By Producing Two Entangled Beams of Light, Researchers Have Achieved a Breakthrough in Quantum Physics

Researchers in Brazil have achieved a quantum breakthrough by succeeding in the creation of a source of illumination that produces two separate entangled beams of light, according to new research.

The achievement was announced by a team of physicists with Brazil’s Laboratory for Coherent Manipulation of Atoms and Light (LMCAL), located at the University of São Paulo’s Physics Institute.

Quantum entanglement is among the most perplexing phenomena observed in modern physics. It involves particles that are linked in such a way that when changes affect the quantum state of one, the other to which it is “entangled” will also be affected. Strangely, such effects even occur over significant distances, a phenomenon first described as “spooky action at a distance” after its discussion in a landmark 1935 paper by Albert Einstein, Boris Podolsky, and Nathan Rosen.

Entanglement is also one of the best representations of how the quantum mechanical world does not always conform to the same predictable concepts of classical mechanics. Despite this apparent paradox, in recent years several studies have made significant headway toward better understanding the phenomenon, and even potentially finding useful applications for it in areas that range from quantum computing to encryption and communication technologies.

In their recent study, the Brazilian team relied on the use of an optical parametric oscillator (OPO), a device that generates oscillatory currents at optical frequencies by converting a single laser wave into a pair of output waves of lower frequency. The output wave with the highest frequency is known as a “signal”, while the wave possessing a lower frequency is called the “idler.”

Hans Marin Florez, one of the coauthors of a recent paper detailing the research, said the OPO his team used was composed of “a non-linear optical response crystal between two mirrors forming an optical cavity,” upon which a green laser is fired.

“When a bright green beam shines on the apparatus, the crystal-mirror dynamics produce two light beams with quantum correlations,” Florez said in a statement.

One problem with the crystal-based OPO setup the team used in their study involves the fact that the wavelength of light it produces makes it incompatible with other quantum information systems. However, in past studies, the Brazilian team managed to demonstrate that instead of relying on the use of a crystal as a medium, atoms could actually be used instead.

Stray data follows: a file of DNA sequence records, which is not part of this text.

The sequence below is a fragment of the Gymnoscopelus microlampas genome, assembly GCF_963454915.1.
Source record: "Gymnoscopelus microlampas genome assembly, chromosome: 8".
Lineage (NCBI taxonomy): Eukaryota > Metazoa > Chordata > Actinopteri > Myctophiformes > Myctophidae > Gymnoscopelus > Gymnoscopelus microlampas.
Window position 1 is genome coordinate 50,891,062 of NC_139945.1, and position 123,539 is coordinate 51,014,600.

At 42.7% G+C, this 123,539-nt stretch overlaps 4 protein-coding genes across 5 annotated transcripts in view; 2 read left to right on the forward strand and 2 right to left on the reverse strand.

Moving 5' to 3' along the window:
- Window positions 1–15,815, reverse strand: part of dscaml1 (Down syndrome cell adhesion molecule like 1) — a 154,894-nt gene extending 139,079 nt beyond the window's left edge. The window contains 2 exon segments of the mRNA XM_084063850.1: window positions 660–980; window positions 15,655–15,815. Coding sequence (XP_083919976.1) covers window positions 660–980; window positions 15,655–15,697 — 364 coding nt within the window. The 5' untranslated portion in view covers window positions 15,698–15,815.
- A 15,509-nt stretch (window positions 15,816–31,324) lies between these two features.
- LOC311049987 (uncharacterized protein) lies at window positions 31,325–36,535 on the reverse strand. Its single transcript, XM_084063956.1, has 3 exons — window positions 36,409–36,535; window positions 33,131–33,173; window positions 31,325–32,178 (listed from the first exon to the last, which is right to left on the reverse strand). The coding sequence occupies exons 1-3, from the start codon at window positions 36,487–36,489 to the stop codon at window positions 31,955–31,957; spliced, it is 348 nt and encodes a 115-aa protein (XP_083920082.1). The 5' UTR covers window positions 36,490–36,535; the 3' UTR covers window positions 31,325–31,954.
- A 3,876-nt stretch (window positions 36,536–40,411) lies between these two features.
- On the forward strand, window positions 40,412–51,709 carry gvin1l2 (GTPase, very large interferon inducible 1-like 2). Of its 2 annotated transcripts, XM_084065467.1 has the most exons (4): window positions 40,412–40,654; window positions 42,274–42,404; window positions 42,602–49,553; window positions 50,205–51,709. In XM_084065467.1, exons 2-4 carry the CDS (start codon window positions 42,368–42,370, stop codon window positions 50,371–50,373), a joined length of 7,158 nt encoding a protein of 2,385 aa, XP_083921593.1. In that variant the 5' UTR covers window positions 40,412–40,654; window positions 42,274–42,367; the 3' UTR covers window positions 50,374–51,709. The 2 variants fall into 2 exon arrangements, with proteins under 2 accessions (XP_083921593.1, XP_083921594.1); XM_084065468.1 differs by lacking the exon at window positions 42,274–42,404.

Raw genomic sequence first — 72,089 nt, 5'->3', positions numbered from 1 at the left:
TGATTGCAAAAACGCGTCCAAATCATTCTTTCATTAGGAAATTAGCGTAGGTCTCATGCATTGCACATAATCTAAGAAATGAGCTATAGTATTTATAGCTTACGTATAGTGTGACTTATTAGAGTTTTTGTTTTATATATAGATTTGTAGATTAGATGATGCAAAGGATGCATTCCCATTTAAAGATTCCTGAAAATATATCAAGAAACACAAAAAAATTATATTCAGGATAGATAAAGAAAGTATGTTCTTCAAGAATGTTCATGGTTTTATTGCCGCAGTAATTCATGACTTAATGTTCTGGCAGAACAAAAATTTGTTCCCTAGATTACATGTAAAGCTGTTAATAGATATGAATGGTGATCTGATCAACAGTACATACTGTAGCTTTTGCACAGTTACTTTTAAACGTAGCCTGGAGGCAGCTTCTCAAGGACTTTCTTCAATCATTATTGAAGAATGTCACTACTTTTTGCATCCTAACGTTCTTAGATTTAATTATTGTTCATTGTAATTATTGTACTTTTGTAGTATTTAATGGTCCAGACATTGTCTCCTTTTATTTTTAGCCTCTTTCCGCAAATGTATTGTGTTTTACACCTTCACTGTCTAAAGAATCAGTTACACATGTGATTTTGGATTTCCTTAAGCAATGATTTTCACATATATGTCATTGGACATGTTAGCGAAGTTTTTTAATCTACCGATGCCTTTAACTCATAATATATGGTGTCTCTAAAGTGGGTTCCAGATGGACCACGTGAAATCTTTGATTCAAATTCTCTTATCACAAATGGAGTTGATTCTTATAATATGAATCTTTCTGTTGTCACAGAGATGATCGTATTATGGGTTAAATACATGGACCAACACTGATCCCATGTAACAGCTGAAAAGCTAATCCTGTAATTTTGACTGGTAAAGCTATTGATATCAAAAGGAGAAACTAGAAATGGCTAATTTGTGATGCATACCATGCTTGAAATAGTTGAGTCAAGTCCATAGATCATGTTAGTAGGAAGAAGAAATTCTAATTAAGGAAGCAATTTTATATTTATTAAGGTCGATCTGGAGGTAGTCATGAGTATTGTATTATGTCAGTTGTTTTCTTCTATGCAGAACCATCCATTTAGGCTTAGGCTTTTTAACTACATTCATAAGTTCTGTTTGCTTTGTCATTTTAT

In their new research, Florez and his team produced the first known OPO which performed in such a way by using rubidium atoms, resulting in the production of a pair of beams he says were “intensely quantum correlated,” from which a source that could successfully interact with other varieties of quantum systems was achieved.

According to Florez, the entangled beams his team was able to produce “could interact with other systems with the potential to serve as quantum memory, such as cold atoms.”

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Despite this, showing that the beams they produced were indeed entangled was slightly more challenging. To do this, the researchers said they repeated the experiment with the addition of elements that helped them assess quantum correlations in the fields generated during subsequent attempts, using detection techniques that they say succeeded in demonstrating that entanglement had been achieved.

According to Florez, “the detection technique enabled us to observe that the entanglement structure was richer than would typically be characterized,” adding that an entire system “comprising four entangled spectral bands” was attained, rather than being limited only to a single pair of spectral bands.

Significantly, the entanglement occurred between phases and amplitudes of the waves produced by the OPO, meaning that the results of their experiment indicate that it may have applications in fields that include the transmission of quantum-coded data, or performing detailed scientific measurements like those achieved by atomic magnetometers in studies of alpha waves produced by the human brain.

Florez and his team published the results of their research in a paper, “Continuous Variable Entanglement in an Optical Parametric Oscillator Based on a Nondegenerate Four Wave Mixing Process in Hot Alkali Atoms,” which appeared in Physical Review Letters.

Micah Hanks is Editor-in-Chief and Co-Founder of The Debrief. Follow his work at micahhanks.com and on Twitter: @MicahHanks.